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Sermons from The Church @ St. Charles

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Continue Constantly in Prayer, Being Vigilant in it with Thanksgiving, Part 4

Jesus gave the manner of prayer, “Forgive us our debts, as we forgive our debtors.” The believer’s heart of thanksgiving begins in forgiveness … receiving and continually giving. As we truly understand forgiveness – how we have been forgiven and how we are to forgive – our hearts are opened, our eyes are enlightened and our hearts are freed from brokenness; our hearts begin in great praise to God and our gratitude multiplies. We see others around us differently, so much so we begin to see them as God sees them. God saw our need and declared, “God so loved the world He gave His only begotten Son…” God loves us – He loves us! So much in love for His people that He gave over His Son as our Sacrifice and Substitute that we might be reconciled to God. As we approach Thanksgiving, let us approach the forgiveness of God that we too might forgive and so rejoice in great thanksgiving.

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Continue Constantly in Prayer, Being Vigilant in it with Thanksgiving, Part 3

Jesus gave the manner of prayer, “Give us THIS DAY our daily bread…” How many of our prayers are time consumed with yesterday or bathed in requests for tomorrow? Jesus said, THIS DAY. We know yesterday is gone and tomorrow will have enough worries of its own. “Sufficient today” – we read – are the troubles we might encounter; so let our prayers be “THIS DAY”. When we ask for our daily bread, what exactly are we asking? “Bread” of course is our necessities such as food, water, clothing, and shelter; but it should be known we need and ask of our daily bread from the Word of God. As we desire our physical body to be fed and sheltered, do we seek our soul to be fed and sheltered in the great Word God has given us? When we then ask, “This day…” will we rest in thanksgiving that God has heard and therefore our God will answer? Do we depend wholly upon God and therefore give shouts of thanksgiving; or, do we ask as if “He may or may not” provide our needful requests THIS DAY? Our conversation with God must be bathed in a thankful heart. I pray Scripture – the reading, expounding, and applying – will cause great edification THIS DAY as we seek His Kingdom. May God bless our prayer THIS DAY more and more! Amen.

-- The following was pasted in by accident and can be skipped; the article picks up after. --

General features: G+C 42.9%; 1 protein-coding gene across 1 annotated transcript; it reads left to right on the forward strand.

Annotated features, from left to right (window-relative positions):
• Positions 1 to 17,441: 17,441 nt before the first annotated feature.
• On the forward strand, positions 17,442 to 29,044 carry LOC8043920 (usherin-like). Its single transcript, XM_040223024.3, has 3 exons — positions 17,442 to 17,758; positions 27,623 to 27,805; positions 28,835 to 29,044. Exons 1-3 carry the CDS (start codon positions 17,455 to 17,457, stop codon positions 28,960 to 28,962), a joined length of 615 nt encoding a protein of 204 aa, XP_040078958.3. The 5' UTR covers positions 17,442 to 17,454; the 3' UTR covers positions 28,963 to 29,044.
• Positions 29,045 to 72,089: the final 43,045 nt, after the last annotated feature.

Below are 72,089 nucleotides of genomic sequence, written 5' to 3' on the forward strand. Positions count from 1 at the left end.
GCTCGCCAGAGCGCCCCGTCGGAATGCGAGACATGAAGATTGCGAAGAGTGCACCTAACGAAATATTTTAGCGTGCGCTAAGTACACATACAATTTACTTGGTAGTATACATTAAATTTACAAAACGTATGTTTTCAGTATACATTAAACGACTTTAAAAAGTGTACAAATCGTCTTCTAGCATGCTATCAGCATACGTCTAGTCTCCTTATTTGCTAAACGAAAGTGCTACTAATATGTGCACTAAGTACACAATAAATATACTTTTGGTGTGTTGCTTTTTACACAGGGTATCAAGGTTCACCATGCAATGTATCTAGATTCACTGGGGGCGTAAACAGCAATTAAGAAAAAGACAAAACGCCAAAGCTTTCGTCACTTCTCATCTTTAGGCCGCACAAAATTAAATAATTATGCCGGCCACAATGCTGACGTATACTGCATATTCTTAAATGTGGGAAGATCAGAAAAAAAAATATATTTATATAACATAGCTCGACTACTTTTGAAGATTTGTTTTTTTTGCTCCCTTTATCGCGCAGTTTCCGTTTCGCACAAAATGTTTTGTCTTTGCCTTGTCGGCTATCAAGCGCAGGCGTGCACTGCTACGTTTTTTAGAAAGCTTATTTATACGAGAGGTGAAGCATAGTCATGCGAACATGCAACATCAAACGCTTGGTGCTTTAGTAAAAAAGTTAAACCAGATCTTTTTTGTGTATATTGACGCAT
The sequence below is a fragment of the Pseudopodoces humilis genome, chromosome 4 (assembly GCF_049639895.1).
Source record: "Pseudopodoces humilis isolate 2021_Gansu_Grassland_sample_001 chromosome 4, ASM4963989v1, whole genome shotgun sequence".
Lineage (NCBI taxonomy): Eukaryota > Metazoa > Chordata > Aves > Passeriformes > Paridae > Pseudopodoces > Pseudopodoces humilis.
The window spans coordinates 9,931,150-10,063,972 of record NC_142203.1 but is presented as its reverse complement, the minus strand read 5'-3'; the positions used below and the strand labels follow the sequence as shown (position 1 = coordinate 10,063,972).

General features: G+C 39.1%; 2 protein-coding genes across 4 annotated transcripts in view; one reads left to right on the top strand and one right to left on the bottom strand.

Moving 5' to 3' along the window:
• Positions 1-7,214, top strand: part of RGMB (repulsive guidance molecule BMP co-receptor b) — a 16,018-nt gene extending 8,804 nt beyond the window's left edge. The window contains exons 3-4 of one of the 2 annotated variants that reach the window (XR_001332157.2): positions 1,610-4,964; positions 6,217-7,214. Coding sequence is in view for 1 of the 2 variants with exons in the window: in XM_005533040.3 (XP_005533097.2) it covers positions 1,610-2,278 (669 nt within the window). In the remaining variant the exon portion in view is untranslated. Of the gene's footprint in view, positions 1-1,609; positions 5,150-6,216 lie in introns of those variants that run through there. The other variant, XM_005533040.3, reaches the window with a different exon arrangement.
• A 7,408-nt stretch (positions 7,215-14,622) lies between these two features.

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Continue Constantly in Prayer, Being Vigilant in it with Thanksgiving, Part 2

Our Lord’s prayer and the manner in which we pray is, “Our Father in heaven, your name be honored as holy.” Our recognition of God’s location and Holiness brings the heart into thanksgiving – for He is Sovereign and has brought about His work, His deeds, and His salvation. What a great God we serve and great still is His Name! Our manner of prayer grows: “Your will be done on earth as it is in heaven.” Understanding God’s will and that God’s will is always done and never thwarted, brings about greater thanksgiving in the heart of the believer. Do we see this portion of prayer as asking that God’s will be done? Or, as needed, do we see this manner in praying as affirming matter-of-factly, His will is done in all manner and circumstance? This morning we look to God’s will and discover how boundless our God and because of this, greater our thanksgiving toward Him. The Church testified “… whom you anointed, to do whatever your hand and your will had predestined to take place.” (Acts 4:27c-28)

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Continue Constantly in Prayer, Being Vigilant in it with Thanksgiving.

Prayer is our conversation with God. It is filled with requests, petitions, reverence, and supplications. Prayer is to be bathed and sent in thanksgiving. Days set aside to be thankful are not unique to American History. For long ago in the days of David and Asaph there were directors of the singers, and there were songs of praise and thanksgiving to God. (Neh. 12:46) And so we also read, “On that day David decreed for the first time that thanks be given to the Lord …” (1 Chron. 16:7) It is a practice of the ages and is a reverent time set aside to give thanks to God alone for His love, deeds, and great mercy toward us. We are certainly to be thankful throughout the year, but on this day we call Thanksgiving, we have an increased focus of being thankful. What if in prayer we could maintain our focus of thanksgiving each and every day? What if our dominant attitude was “thankfulness” – often and always? Answer: Our lives would radically change in the presence of God!

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Week Four: “Your God is indeed God of gods, Lord of lords”

The dream that caused terror in Nebuchadnezzar’s heart was now answered. Daniel, God’s servant, laid out for the king not only what he saw, but what it meant. Nations will rise and fall and now we know God is the Sovereign of it all. What response comes from God’s delivered answer? There is a response from the one whom it is given and there is a response from God to the messenger. God’s Sovereignty is immense, bountiful, and full of great mercy to the one who responds in humility. But the humility does not begin with delivering God’s message. No, rather humility grows forth in proper resolve to the God of gods and Lord of lords. Daniel is exalted not because of the interpretation or message of the dream, but Daniel is exalted because he at first humbled himself to God. There is a great and mighty lesson in these last few verses for the Church today! Get your Bibles ready and your heart opened to God’s Word as we see the lesson following the dream.

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